A written report to the register should include:

  • Name, title and contact information of every person known to the mandated reporter to have the same information as the mandated reporter concerning the reportable incident.

With respect to vulnerable persons, forms provided by the justice center to contain:

Name and contact information of person making the report;

If report made by a custodian, any other staff who have the same information;
Name and address of facility or provider agency;
Names of the operator and administrator of the facility, if known;
Date, time, specific location and description of incident;
Name and contact information of subject of reportable incident, if known;
Name of vulnerable person alleged to have been subjected to a reportable incident;
Names of next of kin or sponsors for vulnerable person who is alleged to have been subjected to a reportable incident, if known; and
Any other information or documentation the executive director believes may be helpful.
With respect to persons in residential health care facilities, written reports may be made on forms supplied by the Department of Health
and shall include:
The identity of the person making the report and where she can be found;
The name and address of the residential health care facility;
The names of the operator and administrator of the facility (if known);
The name of the subject of the alleged abuse, mistreatment, neglect or misappropriation of property (if known);
The nature and extent of the abuse, mistreatment, neglect, or misappropriation of property;
The date, time, and specific location of the occurrence;
The names of next of kin or sponsors of the subject of the alleged abuse, mistreatment, neglect, or misappropriation of property (if
known); and
Any other information which the person making the report believes would be helpful.
Written reports made other than on forms supplied by the commissioner which contain the information required by statute shall be treated
as if made on such forms.
Any person or official required to report allegations of reportable incidents pursuant to this section may take or cause to be taken color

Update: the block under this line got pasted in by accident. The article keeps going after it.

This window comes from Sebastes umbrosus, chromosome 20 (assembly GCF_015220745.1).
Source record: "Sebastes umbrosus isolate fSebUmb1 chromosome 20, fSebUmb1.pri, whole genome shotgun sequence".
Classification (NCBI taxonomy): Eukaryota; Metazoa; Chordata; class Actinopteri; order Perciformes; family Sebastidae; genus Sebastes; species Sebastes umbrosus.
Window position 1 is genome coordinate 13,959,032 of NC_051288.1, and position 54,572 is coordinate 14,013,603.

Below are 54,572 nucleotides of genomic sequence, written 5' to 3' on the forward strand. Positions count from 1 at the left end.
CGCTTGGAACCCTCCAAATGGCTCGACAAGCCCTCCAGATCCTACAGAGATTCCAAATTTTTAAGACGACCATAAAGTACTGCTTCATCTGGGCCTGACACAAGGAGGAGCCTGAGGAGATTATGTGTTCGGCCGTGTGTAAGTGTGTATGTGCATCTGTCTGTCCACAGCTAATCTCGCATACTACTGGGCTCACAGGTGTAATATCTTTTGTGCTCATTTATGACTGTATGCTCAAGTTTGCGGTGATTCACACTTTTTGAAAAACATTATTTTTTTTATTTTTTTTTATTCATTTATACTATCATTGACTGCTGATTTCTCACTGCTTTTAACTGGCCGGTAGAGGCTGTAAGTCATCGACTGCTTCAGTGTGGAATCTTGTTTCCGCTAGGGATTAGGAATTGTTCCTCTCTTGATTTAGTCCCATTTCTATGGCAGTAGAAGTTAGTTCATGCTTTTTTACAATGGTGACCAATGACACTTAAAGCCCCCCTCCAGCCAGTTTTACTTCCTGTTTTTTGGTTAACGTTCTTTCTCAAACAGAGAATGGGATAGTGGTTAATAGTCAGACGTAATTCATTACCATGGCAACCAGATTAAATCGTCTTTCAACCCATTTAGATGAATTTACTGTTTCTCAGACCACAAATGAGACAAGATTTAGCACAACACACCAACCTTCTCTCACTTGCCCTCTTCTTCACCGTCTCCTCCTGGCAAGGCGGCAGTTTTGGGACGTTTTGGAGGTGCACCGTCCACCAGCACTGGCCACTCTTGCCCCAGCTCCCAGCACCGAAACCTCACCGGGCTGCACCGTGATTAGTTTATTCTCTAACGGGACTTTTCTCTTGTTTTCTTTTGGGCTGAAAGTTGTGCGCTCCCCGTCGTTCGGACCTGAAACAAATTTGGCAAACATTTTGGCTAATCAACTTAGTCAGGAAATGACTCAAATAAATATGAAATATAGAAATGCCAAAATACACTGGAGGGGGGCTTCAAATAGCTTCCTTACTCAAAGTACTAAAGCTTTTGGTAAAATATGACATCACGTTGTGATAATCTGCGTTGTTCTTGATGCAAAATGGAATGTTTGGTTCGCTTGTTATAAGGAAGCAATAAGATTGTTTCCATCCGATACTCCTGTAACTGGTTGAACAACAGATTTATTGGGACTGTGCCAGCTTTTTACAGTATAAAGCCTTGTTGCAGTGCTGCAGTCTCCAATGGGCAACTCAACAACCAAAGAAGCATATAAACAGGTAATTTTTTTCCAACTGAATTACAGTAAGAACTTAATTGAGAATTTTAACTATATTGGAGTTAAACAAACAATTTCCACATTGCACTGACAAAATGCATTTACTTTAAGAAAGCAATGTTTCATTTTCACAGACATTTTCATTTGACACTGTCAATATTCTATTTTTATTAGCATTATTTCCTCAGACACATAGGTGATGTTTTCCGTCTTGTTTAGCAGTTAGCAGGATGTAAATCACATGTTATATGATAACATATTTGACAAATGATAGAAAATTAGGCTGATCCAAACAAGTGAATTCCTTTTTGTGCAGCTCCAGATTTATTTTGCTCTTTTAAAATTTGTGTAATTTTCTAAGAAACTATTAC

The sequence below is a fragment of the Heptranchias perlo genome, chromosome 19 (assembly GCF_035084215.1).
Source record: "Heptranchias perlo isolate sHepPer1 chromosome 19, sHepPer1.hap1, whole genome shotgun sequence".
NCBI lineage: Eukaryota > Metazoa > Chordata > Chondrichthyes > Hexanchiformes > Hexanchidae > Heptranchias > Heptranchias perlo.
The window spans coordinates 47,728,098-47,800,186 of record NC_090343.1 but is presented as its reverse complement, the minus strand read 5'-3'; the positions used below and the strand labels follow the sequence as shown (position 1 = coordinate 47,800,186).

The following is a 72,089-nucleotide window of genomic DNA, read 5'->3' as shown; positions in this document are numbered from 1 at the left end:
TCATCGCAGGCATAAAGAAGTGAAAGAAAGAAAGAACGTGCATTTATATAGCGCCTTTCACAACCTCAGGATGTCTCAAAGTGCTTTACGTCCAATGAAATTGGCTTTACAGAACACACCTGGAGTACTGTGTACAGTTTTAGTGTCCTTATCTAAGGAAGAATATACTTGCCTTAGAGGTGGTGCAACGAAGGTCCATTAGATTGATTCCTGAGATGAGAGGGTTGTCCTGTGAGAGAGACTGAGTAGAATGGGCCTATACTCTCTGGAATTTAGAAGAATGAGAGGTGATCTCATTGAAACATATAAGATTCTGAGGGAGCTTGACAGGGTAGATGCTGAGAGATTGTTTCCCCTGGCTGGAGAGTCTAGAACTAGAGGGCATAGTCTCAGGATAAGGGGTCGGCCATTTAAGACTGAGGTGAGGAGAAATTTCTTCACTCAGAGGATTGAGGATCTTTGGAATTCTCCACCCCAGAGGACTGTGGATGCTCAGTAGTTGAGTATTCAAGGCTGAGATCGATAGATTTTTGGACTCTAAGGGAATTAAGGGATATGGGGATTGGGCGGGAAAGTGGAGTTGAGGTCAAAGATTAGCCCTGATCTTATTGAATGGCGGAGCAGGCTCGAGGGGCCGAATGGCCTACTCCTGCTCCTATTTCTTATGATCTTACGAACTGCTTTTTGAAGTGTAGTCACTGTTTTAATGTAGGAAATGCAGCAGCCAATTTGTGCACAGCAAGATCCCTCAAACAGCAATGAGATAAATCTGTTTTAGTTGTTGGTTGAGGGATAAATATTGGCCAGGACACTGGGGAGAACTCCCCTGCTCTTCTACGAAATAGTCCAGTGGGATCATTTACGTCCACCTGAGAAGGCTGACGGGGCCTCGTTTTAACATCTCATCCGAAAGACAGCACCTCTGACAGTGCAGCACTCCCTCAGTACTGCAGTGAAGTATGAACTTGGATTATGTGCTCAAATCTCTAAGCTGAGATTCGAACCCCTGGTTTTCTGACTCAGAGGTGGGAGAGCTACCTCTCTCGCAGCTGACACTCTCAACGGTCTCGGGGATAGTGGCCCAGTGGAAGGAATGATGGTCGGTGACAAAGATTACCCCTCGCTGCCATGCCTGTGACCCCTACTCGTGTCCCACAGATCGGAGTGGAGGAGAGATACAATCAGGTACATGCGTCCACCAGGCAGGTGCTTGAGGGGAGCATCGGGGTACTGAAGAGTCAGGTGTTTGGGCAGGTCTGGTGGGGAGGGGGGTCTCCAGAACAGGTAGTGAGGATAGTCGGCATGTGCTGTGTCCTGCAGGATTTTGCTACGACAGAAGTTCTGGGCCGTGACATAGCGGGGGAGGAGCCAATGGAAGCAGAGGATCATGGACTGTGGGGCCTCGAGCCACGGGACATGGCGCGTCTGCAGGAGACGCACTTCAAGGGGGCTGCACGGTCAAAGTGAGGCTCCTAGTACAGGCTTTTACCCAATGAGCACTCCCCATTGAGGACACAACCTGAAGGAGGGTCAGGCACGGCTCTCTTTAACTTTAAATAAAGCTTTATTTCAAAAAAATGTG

photographs of visible trauma and the face of the vulnerable person named in the report and upon the consent of a person authorized to
consent to medical care for the vulnerable person, shall, if medically indicated, cause to be performed a radiological examination of the
vulnerable person. Any photographs or radiological examinations taken shall be provided to the justice center for use only for the
purposes of an investigation of a reportable incident.



Child Abuse

New York requires mandated reporters to take a New York State Education Department mandated training program.  For more information on where to obtain this training please visit

Mandated reporters are required to report suspected child abuse or maltreatment when they are presented with a reasonable cause to suspect child abuse or maltreatment in a situation where a child, parent, or other person legally responsible for the child is before the mandated reporter
when the mandated reporter is acting in his or her official or professional capacity. “Other person legally responsible” refers to a guardian, caretaker, or other person 18 years of age or older who is responsible for the care of the child.

Mandated reporters who are social services workers have expanded reporting requirements. Social services workers are required to report when in their official or professional role, they are presented with a reasonable cause to suspect child abuse or maltreatment where any person is before the